The problem here is that this is not the only fire. There are fires scattered around the West. And looking forward, there are predictions of lightning storms, not only in Idaho, but in California and other Western states. That's what they're most concerned about.

Also, this fire itself has two points where they are really concentrating a lot of their of the efforts, on the northern and southern points of it.

Meanwhile, 5,000 homes are in potential danger still. Two thousand residents have been evacuated. Some of them have been out of their homes for days and can't wait to get back.


We're totally helpless. We're not sure how to thank all the firefighters that are out there. It's kind of like that movie "Ground Hog Day," every day is the same. You get up, you wait for news, watch the wind, watch the smoke and just keep going and going and waiting for the lift of the evac order.


ROWLANDS: And those evac orders have come for some, but not for a lot of folks, Brianna. Still under 10 percent containment, at least right now. We're expecting new numbers in the next few hours.

KEILAR: Yes, that is so very little. And it's such an endeavor that they're trying to do here.

What is the biggest obstacle that these fire crews are facing?

ROWLANDS: Basically, any change in the weather, with any fire. You have a fire this large, basically the size of Denver, if the winds change dramatically, or if more lightning strikes come in and start a new fire, that changes the entire game. Right now they're -- they really are crossing their fingers to have continued help from Mother Nature, so they can get a hold of this thing.

And, as I said, they are cautiously optimistic. It's a much different story than it was over the weekend, when this was out of control.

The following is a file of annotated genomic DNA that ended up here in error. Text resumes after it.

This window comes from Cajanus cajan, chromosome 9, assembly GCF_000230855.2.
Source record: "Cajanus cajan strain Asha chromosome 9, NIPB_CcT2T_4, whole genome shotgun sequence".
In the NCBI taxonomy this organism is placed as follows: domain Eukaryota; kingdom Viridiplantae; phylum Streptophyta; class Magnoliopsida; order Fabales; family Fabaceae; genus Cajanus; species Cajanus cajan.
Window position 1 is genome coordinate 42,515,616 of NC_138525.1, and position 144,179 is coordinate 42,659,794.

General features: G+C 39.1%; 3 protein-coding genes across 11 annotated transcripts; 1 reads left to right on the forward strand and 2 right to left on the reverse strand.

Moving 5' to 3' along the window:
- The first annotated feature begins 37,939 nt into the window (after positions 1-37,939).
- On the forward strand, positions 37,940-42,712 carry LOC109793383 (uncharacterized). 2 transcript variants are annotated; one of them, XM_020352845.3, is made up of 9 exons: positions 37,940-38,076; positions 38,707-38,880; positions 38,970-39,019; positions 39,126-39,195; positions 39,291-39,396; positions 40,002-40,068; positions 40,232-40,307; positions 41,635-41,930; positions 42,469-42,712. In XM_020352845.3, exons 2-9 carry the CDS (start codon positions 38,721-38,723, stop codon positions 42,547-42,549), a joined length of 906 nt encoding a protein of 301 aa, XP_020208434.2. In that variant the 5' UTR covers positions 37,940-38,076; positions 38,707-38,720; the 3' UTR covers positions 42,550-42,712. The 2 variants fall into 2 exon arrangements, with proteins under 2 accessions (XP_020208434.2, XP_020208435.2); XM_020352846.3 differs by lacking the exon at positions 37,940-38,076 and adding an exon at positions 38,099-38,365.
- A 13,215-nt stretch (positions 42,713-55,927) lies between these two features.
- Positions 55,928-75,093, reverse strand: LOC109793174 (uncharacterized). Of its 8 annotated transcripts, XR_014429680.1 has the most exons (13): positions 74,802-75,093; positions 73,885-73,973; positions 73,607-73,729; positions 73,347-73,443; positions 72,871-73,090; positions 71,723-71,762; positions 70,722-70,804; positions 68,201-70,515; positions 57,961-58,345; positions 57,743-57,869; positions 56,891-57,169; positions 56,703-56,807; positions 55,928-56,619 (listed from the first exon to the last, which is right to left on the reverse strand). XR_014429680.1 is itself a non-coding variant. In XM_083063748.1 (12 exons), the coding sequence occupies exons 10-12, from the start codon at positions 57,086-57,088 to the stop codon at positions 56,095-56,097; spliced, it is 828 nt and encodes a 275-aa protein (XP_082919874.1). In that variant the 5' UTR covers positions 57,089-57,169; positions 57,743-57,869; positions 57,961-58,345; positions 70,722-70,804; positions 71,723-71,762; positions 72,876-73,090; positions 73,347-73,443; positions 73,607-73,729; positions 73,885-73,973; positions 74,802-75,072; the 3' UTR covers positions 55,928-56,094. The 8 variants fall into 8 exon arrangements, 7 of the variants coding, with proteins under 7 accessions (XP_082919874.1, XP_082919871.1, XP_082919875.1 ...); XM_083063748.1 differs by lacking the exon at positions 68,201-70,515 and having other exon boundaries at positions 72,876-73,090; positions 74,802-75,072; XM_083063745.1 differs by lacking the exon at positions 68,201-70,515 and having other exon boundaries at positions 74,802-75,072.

KEILAR: Certainly. And they want that humidity to go up, as well.

Ted Rowlands for us there.

We really appreciate your report.

And when we come back, in a controversial move in the wake of the deadly Benghazi attack, find out why the State Department is now allowing four employees put on leave to return to work.

Plus, gruesome new details revealed about the injuries the accused Boston bomber sustained before he was captured by police. We'll have that ahead.


KEILAR: In a controversial move, the State Department is allowing four employees to return to work after being put on leave in the wake of the attack on the U.S. mission in Benghazi, Libya.

CNN foreign affairs correspondent, Jill Dougherty, is at the State Department with details -- so, Jill, what are officials giving as the explanation for why these four are coming back?

JILL DOUGHERTY, CNN CORRESPONDENT: Well, Brianna, remember, after Benghazi and Secretary Kerry came in as secretary of State, he ordered a comprehensive review of those four people, three of whom had been on administrative leave, and the other had actually resigned his post.

That includes Eric Boswell. He's the -- was the assistant secretary of State for diplomatic security, and Charlene Lamb, who is his -- or was his assistant secretary, responsible for embassy security.

And so as they looked into the behavior and work during Benghazi, they found -- Secretary Kerry agreed with what had been found by the independent accountability review board. And that is that there was a lack of leadership. There was a lack of management ability. But, they say, no breach of duty. so Secretary Kerry has said they're not going to be fired, but they will be assigned -- reassigned to new jobs.

That drew a very angry response from Daryl Issa. He is the chairman of the House Oversight and Government Reform Committee. He said, "Instead of accountability, the State Department offered a charade that includes -- included false reports of firings and resignations and now ends in a game of musical chairs where no one misses a single day on the State Department payroll."